The sudden advent of war saw a new intelligence turf battle. The military rapidly built up all functions, including intelligence. This imperiled the COI, but Donovan was a bureaucratic survivor. In 1942, his office became the Office of Strategic Services (OSS), which retained the collection and analysis functions and gained the task of planning and conducting “special services”—i.e., covert operations. The military remained opposed to a separate intelligence entity and had OSS placed under the jurisdiction of the newly formed Joint Chiefs of Staff (JCS). The OSS‐JCS relationship remained difficult throughout the war. Interestingly, OSS emerged from the war with a legendary reputation for operational prowess, although these operations had little effect on the war's outcome. OSS's analytical efforts were also modest contributors, competing with both military intelligence and the FBI. Still, the OSS served one important intelligence function as the training academy for many who shaped the postwar intelligence community.

SIGINT played a much greater role in the Allied victory. MAGIC, once the Japanese naval codes were broken in 1942, was central to U.S. victories at the Battle of Midway and elsewhere in the Pacific, just as Britain's ULTRA, the deciphering of German military codes—shared with the United States—helped to defeat Germany in the Atlantic, North Africa, and in Europe.

The Modern Intelligence Community.

President Harry S. Truman disbanded OSS one month after Japan surrendered, dispersing analysis to the State Department and some operations to the army. The future of U.S. intelligence became part of the larger debate over the entire national security apparatus, largely prompted by wartime studies to unite the military departments.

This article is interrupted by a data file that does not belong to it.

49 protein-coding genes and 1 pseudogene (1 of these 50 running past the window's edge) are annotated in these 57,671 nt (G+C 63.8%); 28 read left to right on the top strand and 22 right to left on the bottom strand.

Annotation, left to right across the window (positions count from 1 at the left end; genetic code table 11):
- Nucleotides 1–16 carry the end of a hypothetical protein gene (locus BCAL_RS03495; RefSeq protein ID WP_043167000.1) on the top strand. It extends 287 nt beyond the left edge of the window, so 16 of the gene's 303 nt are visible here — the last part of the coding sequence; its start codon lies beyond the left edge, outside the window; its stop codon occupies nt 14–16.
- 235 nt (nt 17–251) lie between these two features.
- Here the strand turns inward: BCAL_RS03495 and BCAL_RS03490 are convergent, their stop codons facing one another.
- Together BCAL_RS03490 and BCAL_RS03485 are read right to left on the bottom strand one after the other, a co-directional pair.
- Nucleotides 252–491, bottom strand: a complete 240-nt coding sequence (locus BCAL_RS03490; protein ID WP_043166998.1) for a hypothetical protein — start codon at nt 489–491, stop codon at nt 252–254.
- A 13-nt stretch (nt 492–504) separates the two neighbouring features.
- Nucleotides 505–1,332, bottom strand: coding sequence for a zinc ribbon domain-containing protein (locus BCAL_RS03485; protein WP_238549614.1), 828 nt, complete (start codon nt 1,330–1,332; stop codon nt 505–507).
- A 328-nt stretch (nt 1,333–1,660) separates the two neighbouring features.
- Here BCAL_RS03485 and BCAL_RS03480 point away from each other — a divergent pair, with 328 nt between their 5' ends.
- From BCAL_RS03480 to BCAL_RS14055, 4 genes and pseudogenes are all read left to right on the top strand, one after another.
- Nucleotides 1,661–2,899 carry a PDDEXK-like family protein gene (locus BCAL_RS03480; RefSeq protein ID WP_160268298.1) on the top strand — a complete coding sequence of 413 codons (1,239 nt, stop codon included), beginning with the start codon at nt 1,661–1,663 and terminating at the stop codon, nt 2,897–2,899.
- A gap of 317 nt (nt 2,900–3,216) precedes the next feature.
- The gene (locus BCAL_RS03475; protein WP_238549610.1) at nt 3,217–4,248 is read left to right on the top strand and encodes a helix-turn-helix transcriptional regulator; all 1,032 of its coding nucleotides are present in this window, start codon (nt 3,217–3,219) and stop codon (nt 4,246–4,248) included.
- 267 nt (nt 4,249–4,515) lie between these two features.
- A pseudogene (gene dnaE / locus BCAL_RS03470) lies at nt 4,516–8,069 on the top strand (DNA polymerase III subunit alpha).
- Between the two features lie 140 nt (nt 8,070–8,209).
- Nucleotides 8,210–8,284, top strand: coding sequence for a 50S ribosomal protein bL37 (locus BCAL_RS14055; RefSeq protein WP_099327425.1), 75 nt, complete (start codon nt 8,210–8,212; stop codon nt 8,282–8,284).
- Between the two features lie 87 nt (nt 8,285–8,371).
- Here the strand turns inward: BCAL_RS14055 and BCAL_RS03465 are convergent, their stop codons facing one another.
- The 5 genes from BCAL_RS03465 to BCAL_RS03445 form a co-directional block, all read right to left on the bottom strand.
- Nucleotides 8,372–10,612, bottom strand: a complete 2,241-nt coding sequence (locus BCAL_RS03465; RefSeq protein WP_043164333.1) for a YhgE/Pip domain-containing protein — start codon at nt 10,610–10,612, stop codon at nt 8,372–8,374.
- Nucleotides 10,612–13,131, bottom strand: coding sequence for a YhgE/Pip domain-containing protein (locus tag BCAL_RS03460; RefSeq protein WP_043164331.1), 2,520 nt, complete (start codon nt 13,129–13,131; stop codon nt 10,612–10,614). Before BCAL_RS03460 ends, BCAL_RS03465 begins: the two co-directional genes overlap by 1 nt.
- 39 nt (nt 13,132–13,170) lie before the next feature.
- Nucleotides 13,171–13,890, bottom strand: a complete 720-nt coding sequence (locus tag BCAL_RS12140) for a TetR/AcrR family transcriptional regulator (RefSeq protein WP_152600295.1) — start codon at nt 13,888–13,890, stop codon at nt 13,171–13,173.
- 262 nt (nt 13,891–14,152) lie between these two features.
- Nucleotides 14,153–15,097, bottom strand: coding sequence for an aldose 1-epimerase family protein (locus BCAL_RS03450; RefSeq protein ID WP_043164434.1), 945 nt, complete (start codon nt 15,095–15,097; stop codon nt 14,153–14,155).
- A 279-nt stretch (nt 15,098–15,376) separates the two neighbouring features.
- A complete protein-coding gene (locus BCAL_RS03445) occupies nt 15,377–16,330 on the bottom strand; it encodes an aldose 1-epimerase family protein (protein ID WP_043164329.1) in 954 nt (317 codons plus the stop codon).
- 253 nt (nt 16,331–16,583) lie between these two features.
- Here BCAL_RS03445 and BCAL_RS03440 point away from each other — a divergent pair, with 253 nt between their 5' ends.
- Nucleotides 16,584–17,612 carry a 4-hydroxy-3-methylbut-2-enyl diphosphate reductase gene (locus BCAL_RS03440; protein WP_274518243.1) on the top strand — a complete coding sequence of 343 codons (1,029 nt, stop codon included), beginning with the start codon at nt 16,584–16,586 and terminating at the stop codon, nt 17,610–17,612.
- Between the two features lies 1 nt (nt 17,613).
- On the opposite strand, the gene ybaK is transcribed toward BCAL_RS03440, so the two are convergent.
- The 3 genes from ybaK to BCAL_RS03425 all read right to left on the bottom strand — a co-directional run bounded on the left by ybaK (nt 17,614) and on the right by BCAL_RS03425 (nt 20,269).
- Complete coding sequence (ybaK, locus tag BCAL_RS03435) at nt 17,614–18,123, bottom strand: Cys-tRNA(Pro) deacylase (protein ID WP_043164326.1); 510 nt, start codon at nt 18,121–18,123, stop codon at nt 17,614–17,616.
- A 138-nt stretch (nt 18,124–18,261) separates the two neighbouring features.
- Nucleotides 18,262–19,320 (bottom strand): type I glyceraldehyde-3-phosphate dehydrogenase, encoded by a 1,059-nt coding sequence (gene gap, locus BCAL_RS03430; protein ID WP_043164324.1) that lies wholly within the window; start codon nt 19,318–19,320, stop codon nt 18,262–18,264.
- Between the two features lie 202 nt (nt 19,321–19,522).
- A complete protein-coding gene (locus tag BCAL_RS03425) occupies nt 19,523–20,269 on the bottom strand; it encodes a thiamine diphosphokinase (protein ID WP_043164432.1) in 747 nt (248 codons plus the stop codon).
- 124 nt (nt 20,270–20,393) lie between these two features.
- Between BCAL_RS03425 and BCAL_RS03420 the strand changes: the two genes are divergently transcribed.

Truman became increasingly unhappy with intelligence reporting, finding it difficult to make sense of conflicting reports and analyses. In 1946, he created a Central Intelligence Group under a Director of Central Intelligence (DCI) to improve coordination among the disparate reports. Devoid of any institutional base, however, the DCI found this hard to do.

In 1947, the National Security Act became law. This established a National Security Council (NSC), to coordinate civilian and military policy; placed the DCI under the NSC, and replaced the CIG with a Central Intelligence Agency (CIA) under the DCI to coordinate intelligence. The military was adamant, however, that each service maintain its own individual intelligence office despite the creation of the new CIA. (The military services also held to this position in 1961, when Secretary of Defense Robert S. McNamara created the Defense Intelligence Agency, hoping to consolidate defense intelligence activities. The service's resistance limited the extent of this consolidation.)

Truman envisioned the CIA as a coordinator, not a new intelligence producer or operator. But the CIA's legislative charter was vague, including the mandate to perform “such other functions and duties related to intelligence” as required by the NSC. A combination of unwillingness by other agencies to undertake broader analyses (rather than that written for one department only) or operations of any sort, coupled with a more bureaucratically aggressive CIA leadership willing to fill these gaps, quickly broadened the CIA's role.

Policymaker demands for current intelligence reports and longer‐range estimates gave CIA entree into analysis. Operations—i.e., covert action—began as a means of resisting Soviet advances in Europe. Gen. Walter Bedell Smith, Gen. Dwight D. Eisenhower's wartime chief of staff, became DCI in 1950, shortly after the surprise outbreak of war in Korea. Smith capitalized on these trends in analysis and operations, solidifying the CIA into the agency familiar throughout the Cold War.

In 1952, Truman created the National Security Agency (NSA) via a secret directive. NSA was charged with the protection of U.S. encoded communications and the interception and breaking of foreign ones, the lineal descendant of Yardley's early SIGINT efforts.